AU - Mehta, Rajendra H.

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AU - Harskamp, Ralf E.

AU - Lucas, B. Daniel

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AU - Tardif, Jean Claude

AU - Alexander, John H.

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N2 - Background Nonsteroidal anti-inflammatory drugs (NSAIDs) are commonly used in perioperative pain management of patients undergoing coronary artery bypass graft surgery. However, the association of periprocedural use of NSAIDs and clinical outcomes after coronary artery bypass graft is understudied. Methods We conducted a retrospective analysis using pooled data from 2 multicenter randomized controlled trials (PREVENT IV [n = 3014] and MEND-CABG II [n = 3023]). Rates of death, death or myocardial infarction, and death, myocardial infarction, or stroke in the 30 days following coronary artery bypass graft surgery were compared in patients using or not using perioperative NSAIDs. Inverse probability of treatment weighting and Cox proportional hazards regression models were used to adjust for confounding. Results A total of 5887 patients were studied. Median age was 65 years, 78% were male, and 91% were White. NSAIDs were used in 2368 (40.2%) patients. The majority of patients (1822 [30.9%]) received NSAIDs after coronary artery bypass graft surgery; 289 (4.9%) used them prior to and after the surgery; and 257 (4.4) received NSAIDs prior to the surgery only. Adjusted 30-day outcomes were similar in patients receiving and not receiving NSAIDs (death: hazard ratio [HR] 1.18; 95% confidence interval [CI], 0.48-2.92; death or myocardial infarction: HR 0.87; 95% CI, 0.42-1.79; death, myocardial infarction, or stroke: HR 0.87; 95% CI, 0.46-1.65). Conclusion In this pooled data analysis, perioperative NSAID use was common among patients undergoing coronary artery bypass graft surgery and was not associated with an increased short-term risk for major adverse clinical outcomes.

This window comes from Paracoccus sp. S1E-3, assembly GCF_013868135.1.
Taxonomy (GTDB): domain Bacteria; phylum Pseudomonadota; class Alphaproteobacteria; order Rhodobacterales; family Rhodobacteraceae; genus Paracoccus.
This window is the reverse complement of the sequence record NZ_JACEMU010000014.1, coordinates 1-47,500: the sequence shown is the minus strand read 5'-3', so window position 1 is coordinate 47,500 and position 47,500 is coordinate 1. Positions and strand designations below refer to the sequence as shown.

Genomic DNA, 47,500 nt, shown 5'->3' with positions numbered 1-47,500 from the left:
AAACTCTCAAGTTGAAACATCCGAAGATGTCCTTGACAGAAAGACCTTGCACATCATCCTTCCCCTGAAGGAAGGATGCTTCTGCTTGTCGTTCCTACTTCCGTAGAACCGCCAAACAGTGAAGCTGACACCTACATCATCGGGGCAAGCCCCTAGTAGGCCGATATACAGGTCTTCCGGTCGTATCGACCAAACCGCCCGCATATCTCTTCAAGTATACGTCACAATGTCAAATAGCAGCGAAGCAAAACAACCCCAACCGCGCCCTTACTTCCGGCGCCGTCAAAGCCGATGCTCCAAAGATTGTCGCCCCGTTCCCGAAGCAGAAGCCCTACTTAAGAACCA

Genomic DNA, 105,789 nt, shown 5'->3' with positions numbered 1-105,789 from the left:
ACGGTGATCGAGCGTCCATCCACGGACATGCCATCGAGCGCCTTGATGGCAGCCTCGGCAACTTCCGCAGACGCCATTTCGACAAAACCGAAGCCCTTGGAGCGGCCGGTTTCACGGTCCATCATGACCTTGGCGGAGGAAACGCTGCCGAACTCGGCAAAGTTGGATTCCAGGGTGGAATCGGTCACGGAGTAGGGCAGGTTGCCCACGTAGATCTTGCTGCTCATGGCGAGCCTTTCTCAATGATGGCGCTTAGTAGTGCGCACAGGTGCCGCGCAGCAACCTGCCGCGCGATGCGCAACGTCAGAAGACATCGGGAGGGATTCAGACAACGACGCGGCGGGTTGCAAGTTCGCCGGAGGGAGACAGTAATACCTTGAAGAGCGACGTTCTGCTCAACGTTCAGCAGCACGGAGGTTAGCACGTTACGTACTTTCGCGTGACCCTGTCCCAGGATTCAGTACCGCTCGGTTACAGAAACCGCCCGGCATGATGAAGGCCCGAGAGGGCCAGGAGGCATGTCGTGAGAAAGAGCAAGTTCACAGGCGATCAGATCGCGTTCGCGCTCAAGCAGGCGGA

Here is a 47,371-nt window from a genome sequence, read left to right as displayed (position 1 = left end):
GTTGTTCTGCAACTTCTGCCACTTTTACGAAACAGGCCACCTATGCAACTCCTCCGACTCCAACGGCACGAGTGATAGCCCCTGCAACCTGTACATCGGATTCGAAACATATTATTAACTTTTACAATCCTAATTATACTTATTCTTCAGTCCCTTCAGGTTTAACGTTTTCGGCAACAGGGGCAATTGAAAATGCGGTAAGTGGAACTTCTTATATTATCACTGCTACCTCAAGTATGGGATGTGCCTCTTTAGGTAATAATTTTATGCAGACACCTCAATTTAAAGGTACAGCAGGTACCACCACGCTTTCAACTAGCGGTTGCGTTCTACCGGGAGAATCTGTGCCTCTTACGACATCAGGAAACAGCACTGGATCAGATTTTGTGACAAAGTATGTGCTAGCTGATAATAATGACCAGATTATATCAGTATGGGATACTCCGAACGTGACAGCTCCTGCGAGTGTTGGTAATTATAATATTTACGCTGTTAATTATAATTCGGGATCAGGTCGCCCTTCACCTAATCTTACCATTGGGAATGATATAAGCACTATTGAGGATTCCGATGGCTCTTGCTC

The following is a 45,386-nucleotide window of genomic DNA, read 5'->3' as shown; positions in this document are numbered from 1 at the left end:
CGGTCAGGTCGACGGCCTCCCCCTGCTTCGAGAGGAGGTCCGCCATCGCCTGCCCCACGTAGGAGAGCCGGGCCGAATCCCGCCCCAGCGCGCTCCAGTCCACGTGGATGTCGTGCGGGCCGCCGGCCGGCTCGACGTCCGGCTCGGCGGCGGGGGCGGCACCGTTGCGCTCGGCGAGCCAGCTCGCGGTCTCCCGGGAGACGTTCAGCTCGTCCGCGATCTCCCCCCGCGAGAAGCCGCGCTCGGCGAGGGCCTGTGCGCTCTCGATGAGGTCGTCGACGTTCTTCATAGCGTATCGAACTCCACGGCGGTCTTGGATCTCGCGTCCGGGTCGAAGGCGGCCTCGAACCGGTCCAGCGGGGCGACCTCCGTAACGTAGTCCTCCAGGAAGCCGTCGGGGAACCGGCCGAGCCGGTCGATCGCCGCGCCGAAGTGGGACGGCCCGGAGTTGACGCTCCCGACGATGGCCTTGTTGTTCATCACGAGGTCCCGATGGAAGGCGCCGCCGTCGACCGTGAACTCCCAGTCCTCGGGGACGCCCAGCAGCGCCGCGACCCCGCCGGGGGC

AB - Background Nonsteroidal anti-inflammatory drugs (NSAIDs) are commonly used in perioperative pain management of patients undergoing coronary artery bypass graft surgery. However, the association of periprocedural use of NSAIDs and clinical outcomes after coronary artery bypass graft is understudied. Methods We conducted a retrospective analysis using pooled data from 2 multicenter randomized controlled trials (PREVENT IV [n = 3014] and MEND-CABG II [n = 3023]). Rates of death, death or myocardial infarction, and death, myocardial infarction, or stroke in the 30 days following coronary artery bypass graft surgery were compared in patients using or not using perioperative NSAIDs. Inverse probability of treatment weighting and Cox proportional hazards regression models were used to adjust for confounding. Results A total of 5887 patients were studied. Median age was 65 years, 78% were male, and 91% were White. NSAIDs were used in 2368 (40.2%) patients. The majority of patients (1822 [30.9%]) received NSAIDs after coronary artery bypass graft surgery; 289 (4.9%) used them prior to and after the surgery; and 257 (4.4) received NSAIDs prior to the surgery only. Adjusted 30-day outcomes were similar in patients receiving and not receiving NSAIDs (death: hazard ratio [HR] 1.18; 95% confidence interval [CI], 0.48-2.92; death or myocardial infarction: HR 0.87; 95% CI, 0.42-1.79; death, myocardial infarction, or stroke: HR 0.87; 95% CI, 0.46-1.65). Conclusion In this pooled data analysis, perioperative NSAID use was common among patients undergoing coronary artery bypass graft surgery and was not associated with an increased short-term risk for major adverse clinical outcomes.